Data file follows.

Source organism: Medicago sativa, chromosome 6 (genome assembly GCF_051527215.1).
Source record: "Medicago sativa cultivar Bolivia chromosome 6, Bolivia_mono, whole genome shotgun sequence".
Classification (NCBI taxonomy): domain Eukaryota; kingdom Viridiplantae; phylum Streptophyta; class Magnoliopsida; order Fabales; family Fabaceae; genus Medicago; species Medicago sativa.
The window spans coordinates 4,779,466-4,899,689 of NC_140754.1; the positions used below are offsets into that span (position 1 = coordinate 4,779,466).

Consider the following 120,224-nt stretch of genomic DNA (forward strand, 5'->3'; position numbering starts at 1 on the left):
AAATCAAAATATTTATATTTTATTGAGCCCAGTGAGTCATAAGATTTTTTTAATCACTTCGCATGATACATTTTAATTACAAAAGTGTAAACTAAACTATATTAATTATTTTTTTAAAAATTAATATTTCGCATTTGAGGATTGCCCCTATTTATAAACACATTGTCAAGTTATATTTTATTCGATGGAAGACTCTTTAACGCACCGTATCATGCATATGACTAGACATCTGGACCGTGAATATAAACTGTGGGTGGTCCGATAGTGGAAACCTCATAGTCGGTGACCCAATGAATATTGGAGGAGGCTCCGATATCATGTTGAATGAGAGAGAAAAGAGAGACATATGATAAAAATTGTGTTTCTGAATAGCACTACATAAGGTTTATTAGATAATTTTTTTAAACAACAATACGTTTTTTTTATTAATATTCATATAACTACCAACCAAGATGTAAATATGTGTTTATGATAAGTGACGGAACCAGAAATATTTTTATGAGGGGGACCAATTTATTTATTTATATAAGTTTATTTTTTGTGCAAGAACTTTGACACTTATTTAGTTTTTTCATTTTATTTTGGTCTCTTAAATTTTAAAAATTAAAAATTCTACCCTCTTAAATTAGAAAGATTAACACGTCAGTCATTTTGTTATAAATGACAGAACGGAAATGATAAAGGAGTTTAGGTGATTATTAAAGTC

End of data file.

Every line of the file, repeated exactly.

Source organism: Medicago sativa, chromosome 6 (genome assembly GCF_051527215.1).
Source record: "Medicago sativa cultivar Bolivia chromosome 6, Bolivia_mono, whole genome shotgun sequence".
Classification (NCBI taxonomy): domain Eukaryota; kingdom Viridiplantae; phylum Streptophyta; class Magnoliopsida; order Fabales; family Fabaceae; genus Medicago; species Medicago sativa.
The window spans coordinates 4,779,466-4,899,689 of NC_140754.1; the positions used below are offsets into that span (position 1 = coordinate 4,779,466).

Consider the following 120,224-nt stretch of genomic DNA (forward strand, 5'->3'; position numbering starts at 1 on the left):
AAATCAAAATATTTATATTTTATTGAGCCCAGTGAGTCATAAGATTTTTTTAATCACTTCGCATGATACATTTTAATTACAAAAGTGTAAACTAAACTATATTAATTATTTTTTTAAAAATTAATATTTCGCATTTGAGGATTGCCCCTATTTATAAACACATTGTCAAGTTATATTTTATTCGATGGAAGACTCTTTAACGCACCGTATCATGCATATGACTAGACATCTGGACCGTGAATATAAACTGTGGGTGGTCCGATAGTGGAAACCTCATAGTCGGTGACCCAATGAATATTGGAGGAGGCTCCGATATCATGTTGAATGAGAGAGAAAAGAGAGACATATGATAAAAATTGTGTTTCTGAATAGCACTACATAAGGTTTATTAGATAATTTTTTTAAACAACAATACGTTTTTTTTATTAATATTCATATAACTACCAACCAAGATGTAAATATGTGTTTATGATAAGTGACGGAACCAGAAATATTTTTATGAGGGGGACCAATTTATTTATTTATATAAGTTTATTTTTTGTGCAAGAACTTTGACACTTATTTAGTTTTTTCATTTTATTTTGGTCTCTTAAATTTTAAAAATTAAAAATTCTACCCTCTTAAATTAGAAAGATTAACACGTCAGTCATTTTGTTATAAATGACAGAACGGAAATGATAAAGGAGTTTAGGTGATTATTAAAGTC